Can your neighbours acquire a right to be noisy and how can they be stopped?
In the recent case of Coventry v Lawrence, the Supreme Court took the opportunity to clarify the law of private nuisance and to make some fundamental changes to previously well-established principles. The important judgment, among other things, clarified that it is possible to acquire, via prescription, a right to commit an act that would otherwise be deemed a noise nuisance, and that the grant of planning permission does not remove the ability of a property owner to object to an act that would, in the absence of that permission, be a nuisance. The existence of planning permission may, however, be a factor that would sway a court to refuse an injunction and compensate the claimant in damages instead.
When a person undertakes something on their own land that they are legally entitled to do, but the consequences of which negatively affect the land of their neighbour, the tort of private nuisance is committed.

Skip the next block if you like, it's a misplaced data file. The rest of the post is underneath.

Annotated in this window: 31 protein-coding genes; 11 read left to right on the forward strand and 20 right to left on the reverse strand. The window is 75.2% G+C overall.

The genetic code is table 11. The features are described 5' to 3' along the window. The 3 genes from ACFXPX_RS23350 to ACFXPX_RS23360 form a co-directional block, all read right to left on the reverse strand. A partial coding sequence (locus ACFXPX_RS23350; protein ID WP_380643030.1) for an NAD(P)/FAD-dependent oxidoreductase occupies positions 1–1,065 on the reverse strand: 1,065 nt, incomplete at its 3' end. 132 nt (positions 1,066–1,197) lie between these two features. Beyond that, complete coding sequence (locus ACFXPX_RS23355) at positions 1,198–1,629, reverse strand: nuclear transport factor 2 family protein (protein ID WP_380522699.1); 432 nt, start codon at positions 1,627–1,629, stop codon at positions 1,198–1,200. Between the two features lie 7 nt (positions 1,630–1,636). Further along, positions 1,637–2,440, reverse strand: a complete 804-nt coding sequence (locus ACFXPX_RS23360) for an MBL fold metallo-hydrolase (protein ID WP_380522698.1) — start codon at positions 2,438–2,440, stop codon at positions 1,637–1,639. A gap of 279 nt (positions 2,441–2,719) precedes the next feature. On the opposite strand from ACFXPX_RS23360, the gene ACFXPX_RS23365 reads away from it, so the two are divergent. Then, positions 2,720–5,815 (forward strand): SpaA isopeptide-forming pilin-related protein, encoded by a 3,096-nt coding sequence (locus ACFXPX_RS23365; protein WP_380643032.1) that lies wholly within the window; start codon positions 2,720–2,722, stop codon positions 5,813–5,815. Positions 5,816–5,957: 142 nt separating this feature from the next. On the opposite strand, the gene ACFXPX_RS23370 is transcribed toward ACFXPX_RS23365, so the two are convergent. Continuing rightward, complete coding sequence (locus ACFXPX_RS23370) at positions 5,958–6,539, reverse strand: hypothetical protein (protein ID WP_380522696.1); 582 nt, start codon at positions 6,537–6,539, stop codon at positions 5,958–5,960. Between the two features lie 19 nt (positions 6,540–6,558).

Whether or not an activity actually constitutes a nuisance can in part be determined by assessing the character of the locality in which the activity is carried out. If the assessment concludes that the use of the land is reasonable, then the act will not amount to a nuisance. Consideration of the act itself is not sufficient; the circumstances of the act must be considered — what constitutes a nuisance in one area may not be so in another…
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